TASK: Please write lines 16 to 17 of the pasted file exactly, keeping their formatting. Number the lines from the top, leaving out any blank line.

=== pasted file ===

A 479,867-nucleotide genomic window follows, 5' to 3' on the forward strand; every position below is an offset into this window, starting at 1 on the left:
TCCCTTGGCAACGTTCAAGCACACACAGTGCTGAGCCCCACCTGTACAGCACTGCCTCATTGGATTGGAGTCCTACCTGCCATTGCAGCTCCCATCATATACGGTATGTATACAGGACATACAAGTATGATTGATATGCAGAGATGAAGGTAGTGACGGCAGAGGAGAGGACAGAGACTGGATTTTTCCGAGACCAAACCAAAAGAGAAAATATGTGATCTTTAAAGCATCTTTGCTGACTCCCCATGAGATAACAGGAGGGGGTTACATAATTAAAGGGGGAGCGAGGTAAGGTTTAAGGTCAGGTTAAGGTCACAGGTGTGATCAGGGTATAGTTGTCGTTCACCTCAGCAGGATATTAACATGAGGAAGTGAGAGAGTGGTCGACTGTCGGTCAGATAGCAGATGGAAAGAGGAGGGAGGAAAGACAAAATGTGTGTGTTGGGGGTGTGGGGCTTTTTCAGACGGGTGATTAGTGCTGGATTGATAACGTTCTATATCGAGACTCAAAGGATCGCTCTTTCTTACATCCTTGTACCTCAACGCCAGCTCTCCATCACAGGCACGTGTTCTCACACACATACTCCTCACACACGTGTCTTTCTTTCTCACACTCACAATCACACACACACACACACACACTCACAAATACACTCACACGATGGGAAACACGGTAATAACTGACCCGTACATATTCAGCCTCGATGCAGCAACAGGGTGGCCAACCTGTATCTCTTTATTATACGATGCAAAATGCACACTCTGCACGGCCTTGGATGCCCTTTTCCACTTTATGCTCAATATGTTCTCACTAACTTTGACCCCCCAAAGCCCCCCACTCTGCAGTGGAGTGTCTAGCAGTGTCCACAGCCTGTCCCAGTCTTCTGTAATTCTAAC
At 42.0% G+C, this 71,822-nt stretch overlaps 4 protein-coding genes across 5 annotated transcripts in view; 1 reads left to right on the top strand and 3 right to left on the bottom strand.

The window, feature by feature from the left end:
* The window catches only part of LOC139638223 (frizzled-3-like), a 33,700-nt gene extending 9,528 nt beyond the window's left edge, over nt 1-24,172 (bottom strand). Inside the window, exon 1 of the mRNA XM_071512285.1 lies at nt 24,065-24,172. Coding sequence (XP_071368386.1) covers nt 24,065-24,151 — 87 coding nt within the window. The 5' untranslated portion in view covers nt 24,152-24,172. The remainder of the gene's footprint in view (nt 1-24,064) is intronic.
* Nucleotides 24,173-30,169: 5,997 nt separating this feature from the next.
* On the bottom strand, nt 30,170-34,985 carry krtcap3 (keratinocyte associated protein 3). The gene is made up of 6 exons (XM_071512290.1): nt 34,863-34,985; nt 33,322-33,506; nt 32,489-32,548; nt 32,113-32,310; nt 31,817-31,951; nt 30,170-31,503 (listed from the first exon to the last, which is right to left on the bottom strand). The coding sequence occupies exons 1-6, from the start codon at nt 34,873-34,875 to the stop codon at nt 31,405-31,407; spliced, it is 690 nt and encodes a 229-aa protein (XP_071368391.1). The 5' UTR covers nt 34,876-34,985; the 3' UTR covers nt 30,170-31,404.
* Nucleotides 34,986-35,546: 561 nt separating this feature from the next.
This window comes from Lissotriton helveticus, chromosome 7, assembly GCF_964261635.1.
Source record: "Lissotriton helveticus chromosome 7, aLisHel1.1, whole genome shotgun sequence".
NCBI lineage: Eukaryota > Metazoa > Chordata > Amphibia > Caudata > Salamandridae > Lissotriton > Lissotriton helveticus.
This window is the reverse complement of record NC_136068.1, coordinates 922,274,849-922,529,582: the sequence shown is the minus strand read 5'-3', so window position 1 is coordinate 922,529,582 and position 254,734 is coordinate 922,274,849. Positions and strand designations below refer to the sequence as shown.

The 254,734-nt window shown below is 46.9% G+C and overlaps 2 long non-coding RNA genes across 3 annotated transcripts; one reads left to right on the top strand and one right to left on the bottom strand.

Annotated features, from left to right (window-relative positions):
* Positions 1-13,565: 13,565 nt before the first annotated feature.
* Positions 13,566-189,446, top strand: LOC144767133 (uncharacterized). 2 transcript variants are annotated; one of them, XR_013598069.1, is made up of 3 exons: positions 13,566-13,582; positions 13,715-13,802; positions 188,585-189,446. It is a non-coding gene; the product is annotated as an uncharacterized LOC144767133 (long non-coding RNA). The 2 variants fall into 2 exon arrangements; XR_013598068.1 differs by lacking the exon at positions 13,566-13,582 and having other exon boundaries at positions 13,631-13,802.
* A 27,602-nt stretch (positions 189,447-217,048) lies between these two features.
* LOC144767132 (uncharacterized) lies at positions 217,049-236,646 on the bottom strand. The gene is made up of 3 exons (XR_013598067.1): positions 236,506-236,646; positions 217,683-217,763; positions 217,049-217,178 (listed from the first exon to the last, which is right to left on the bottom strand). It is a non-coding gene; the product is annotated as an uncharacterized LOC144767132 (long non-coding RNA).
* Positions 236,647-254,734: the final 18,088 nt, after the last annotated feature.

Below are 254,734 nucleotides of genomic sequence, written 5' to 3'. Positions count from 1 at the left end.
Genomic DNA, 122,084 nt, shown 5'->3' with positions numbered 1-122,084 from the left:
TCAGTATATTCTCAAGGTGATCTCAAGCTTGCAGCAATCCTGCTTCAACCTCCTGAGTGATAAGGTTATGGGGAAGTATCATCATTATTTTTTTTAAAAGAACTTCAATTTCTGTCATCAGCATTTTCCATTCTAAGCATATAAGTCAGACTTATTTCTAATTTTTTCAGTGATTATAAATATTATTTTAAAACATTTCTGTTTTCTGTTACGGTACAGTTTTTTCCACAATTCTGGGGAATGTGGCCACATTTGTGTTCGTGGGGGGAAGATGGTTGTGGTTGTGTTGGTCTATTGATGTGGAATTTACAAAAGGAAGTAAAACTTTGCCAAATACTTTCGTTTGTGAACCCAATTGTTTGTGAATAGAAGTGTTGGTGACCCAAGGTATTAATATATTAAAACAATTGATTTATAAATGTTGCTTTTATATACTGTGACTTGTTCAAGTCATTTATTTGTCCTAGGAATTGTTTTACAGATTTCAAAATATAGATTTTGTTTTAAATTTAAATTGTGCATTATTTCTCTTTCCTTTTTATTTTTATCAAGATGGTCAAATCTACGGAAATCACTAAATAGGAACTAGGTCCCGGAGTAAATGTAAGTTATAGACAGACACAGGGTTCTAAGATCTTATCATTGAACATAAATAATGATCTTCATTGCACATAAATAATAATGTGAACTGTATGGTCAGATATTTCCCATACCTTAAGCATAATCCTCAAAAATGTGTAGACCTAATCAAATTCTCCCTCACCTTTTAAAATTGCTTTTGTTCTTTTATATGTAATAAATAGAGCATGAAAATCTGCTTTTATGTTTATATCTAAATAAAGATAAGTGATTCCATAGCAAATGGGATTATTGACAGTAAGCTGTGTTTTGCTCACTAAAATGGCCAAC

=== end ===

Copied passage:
* Positions 13,566-189,446, top strand: LOC144767133 (uncharacterized). 2 transcript variants are annotated; one of them, XR_013598069.1, is made up of 3 exons: positions 13,566-13,582; positions 13,715-13,802; positions 188,585-189,446. It is a non-coding gene; the product is annotated as an uncharacterized LOC144767133 (long non-coding RNA). The 2 variants fall into 2 exon arrangements; XR_013598068.1 differs by lacking the exon at positions 13,566-13,582 and having other exon boundaries at positions 13,631-13,802.
* A 27,602-nt stretch (positions 189,447-217,048) lies between these two features.